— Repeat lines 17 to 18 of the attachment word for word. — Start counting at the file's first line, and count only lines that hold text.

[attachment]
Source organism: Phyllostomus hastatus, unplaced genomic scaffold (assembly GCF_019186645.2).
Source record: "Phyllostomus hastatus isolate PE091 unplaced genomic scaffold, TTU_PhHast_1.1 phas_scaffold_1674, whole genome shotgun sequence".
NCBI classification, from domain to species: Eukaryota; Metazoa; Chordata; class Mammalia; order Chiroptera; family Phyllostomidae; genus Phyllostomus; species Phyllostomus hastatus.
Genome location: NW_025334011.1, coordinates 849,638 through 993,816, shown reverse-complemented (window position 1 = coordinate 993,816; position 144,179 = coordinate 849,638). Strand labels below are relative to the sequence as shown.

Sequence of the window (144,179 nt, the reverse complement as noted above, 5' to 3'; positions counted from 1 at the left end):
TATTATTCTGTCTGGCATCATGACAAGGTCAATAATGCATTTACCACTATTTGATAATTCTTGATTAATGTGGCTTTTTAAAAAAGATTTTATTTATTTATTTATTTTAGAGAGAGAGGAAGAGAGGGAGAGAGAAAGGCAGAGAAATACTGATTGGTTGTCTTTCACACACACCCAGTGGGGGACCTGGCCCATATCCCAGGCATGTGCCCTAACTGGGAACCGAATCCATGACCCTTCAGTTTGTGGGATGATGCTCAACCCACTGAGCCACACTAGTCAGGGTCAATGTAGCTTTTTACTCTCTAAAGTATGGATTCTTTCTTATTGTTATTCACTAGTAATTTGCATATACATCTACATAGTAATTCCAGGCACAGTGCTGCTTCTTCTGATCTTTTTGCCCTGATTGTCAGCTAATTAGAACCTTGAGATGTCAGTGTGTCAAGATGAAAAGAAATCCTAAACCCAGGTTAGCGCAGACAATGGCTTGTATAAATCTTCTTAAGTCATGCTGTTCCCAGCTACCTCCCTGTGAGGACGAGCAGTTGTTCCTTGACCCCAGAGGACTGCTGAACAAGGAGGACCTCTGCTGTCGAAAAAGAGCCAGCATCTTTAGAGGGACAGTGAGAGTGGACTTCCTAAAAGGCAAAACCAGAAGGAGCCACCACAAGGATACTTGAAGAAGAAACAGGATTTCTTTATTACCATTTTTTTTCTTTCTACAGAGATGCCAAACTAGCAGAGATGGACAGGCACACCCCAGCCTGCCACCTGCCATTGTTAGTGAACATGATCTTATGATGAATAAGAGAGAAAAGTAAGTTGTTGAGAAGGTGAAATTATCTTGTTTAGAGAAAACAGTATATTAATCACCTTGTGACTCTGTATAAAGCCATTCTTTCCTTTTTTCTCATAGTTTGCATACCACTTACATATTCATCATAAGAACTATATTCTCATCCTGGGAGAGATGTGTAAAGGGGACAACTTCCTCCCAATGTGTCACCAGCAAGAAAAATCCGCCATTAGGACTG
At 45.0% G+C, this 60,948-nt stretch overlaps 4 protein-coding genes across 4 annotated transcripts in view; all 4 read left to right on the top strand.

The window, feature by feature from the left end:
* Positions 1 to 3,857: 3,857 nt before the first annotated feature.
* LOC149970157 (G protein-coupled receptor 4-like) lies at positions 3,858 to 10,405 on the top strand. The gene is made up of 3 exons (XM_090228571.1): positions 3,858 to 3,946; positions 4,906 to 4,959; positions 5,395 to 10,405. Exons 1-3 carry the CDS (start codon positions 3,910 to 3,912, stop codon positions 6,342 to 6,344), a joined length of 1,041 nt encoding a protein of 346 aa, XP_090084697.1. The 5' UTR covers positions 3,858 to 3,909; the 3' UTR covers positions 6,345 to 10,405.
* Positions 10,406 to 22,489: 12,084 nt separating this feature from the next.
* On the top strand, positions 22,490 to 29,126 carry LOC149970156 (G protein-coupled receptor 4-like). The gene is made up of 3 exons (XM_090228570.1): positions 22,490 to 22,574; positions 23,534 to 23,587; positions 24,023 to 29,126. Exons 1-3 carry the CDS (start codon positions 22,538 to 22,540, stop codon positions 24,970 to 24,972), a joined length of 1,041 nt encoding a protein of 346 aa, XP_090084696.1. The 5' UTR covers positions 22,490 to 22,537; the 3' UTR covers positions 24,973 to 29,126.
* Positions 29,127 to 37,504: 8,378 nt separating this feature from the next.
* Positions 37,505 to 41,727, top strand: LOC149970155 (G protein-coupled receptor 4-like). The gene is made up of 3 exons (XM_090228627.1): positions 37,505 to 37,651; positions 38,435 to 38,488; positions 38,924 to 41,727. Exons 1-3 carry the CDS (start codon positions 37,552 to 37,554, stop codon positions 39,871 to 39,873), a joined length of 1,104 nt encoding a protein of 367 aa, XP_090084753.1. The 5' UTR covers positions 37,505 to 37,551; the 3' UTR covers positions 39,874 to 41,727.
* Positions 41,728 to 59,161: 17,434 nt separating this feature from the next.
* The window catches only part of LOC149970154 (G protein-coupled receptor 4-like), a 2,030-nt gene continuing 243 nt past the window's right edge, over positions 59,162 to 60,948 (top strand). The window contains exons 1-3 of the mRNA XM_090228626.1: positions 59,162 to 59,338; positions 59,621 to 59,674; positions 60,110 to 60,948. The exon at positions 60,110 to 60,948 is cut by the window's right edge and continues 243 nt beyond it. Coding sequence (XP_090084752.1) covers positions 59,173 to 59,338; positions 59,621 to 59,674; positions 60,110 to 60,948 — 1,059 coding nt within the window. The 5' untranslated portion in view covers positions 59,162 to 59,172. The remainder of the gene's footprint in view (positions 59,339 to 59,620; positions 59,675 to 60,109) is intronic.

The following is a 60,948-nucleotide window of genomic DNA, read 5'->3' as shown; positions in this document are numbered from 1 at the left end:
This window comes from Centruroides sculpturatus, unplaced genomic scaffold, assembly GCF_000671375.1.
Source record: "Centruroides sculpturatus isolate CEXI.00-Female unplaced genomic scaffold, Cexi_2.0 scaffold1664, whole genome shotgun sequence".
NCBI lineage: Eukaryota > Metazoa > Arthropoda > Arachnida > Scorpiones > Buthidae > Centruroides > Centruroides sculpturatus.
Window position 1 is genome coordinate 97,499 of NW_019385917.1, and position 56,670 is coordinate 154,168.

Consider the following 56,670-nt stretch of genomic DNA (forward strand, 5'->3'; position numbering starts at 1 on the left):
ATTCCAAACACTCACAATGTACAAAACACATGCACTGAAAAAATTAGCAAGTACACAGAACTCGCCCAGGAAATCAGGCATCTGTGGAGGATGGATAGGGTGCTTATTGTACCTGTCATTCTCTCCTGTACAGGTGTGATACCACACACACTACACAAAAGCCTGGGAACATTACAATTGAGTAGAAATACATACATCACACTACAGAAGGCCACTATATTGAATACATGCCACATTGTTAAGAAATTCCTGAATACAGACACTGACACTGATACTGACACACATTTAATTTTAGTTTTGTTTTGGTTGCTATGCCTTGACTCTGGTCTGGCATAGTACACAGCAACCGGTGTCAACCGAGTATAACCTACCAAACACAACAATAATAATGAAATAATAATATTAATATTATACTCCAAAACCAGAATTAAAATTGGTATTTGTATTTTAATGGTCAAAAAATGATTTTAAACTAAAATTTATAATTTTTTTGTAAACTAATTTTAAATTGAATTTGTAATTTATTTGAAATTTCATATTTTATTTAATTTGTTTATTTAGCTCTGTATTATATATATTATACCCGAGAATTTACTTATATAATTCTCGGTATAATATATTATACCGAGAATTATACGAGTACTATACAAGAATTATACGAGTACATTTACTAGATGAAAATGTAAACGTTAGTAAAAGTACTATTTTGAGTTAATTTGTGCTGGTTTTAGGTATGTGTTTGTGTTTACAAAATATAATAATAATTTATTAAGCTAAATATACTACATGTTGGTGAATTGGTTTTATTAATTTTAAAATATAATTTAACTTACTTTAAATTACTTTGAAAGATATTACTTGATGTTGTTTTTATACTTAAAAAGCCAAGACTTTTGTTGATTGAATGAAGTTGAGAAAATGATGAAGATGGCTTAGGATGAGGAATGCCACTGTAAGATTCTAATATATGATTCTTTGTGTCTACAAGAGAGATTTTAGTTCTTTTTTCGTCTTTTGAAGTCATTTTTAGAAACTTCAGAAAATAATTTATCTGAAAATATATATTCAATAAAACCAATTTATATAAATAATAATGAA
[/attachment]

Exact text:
The following is a 60,948-nucleotide window of genomic DNA, read 5'->3' as shown; positions in this document are numbered from 1 at the left end:
This window comes from Centruroides sculpturatus, unplaced genomic scaffold, assembly GCF_000671375.1.